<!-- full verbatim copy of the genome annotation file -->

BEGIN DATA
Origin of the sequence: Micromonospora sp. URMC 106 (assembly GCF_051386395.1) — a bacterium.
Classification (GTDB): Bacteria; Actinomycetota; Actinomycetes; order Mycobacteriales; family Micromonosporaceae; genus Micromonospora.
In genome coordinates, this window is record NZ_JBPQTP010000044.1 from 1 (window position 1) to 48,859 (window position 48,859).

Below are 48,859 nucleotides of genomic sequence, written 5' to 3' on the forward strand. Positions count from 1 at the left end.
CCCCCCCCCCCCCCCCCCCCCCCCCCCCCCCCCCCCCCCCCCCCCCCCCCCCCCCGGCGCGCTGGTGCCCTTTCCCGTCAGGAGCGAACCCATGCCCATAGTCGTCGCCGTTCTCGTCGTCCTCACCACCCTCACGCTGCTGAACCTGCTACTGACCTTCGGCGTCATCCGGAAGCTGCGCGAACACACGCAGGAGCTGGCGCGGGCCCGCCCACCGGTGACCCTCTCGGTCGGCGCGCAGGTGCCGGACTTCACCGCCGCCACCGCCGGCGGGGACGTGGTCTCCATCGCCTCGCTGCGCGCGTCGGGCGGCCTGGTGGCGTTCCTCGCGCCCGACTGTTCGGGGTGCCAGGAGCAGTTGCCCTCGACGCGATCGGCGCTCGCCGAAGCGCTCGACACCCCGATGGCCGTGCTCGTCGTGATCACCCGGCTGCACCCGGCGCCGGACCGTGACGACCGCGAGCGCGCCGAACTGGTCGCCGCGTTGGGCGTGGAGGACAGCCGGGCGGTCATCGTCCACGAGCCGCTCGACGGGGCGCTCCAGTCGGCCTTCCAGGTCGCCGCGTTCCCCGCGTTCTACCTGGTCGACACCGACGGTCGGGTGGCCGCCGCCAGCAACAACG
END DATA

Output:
Origin of the sequence: Micromonospora sp. URMC 106 (assembly GCF_051386395.1) — a bacterium.
Classification (GTDB): Bacteria; Actinomycetota; Actinomycetes; order Mycobacteriales; family Micromonosporaceae; genus Micromonospora.
In genome coordinates, this window is record NZ_JBPQTP010000044.1 from 1 (window position 1) to 48,859 (window position 48,859).

Below are 48,859 nucleotides of genomic sequence, written 5' to 3' on the forward strand. Positions count from 1 at the left end.
CCCCCCCCCCCCCCCCCCCCCCCCCCCCCCCCCCCCCCCCCCCCCCCCCCCCCCCGGCGCGCTGGTGCCCTTTCCCGTCAGGAGCGAACCCATGCCCATAGTCGTCGCCGTTCTCGTCGTCCTCACCACCCTCACGCTGCTGAACCTGCTACTGACCTTCGGCGTCATCCGGAAGCTGCGCGAACACACGCAGGAGCTGGCGCGGGCCCGCCCACCGGTGACCCTCTCGGTCGGCGCGCAGGTGCCGGACTTCACCGCCGCCACCGCCGGCGGGGACGTGGTCTCCATCGCCTCGCTGCGCGCGTCGGGCGGCCTGGTGGCGTTCCTCGCGCCCGACTGTTCGGGGTGCCAGGAGCAGTTGCCCTCGACGCGATCGGCGCTCGCCGAAGCGCTCGACACCCCGATGGCCGTGCTCGTCGTGATCACCCGGCTGCACCCGGCGCCGGACCGTGACGACCGCGAGCGCGCCGAACTGGTCGCCGCGTTGGGCGTGGAGGACAGCCGGGCGGTCATCGTCCACGAGCCGCTCGACGGGGCGCTCCAGTCGGCCTTCCAGGTCGCCGCGTTCCCCGCGTTCTACCTGGTCGACACCGACGGTCGGGTGGCCGCCGCCAGCAACAACG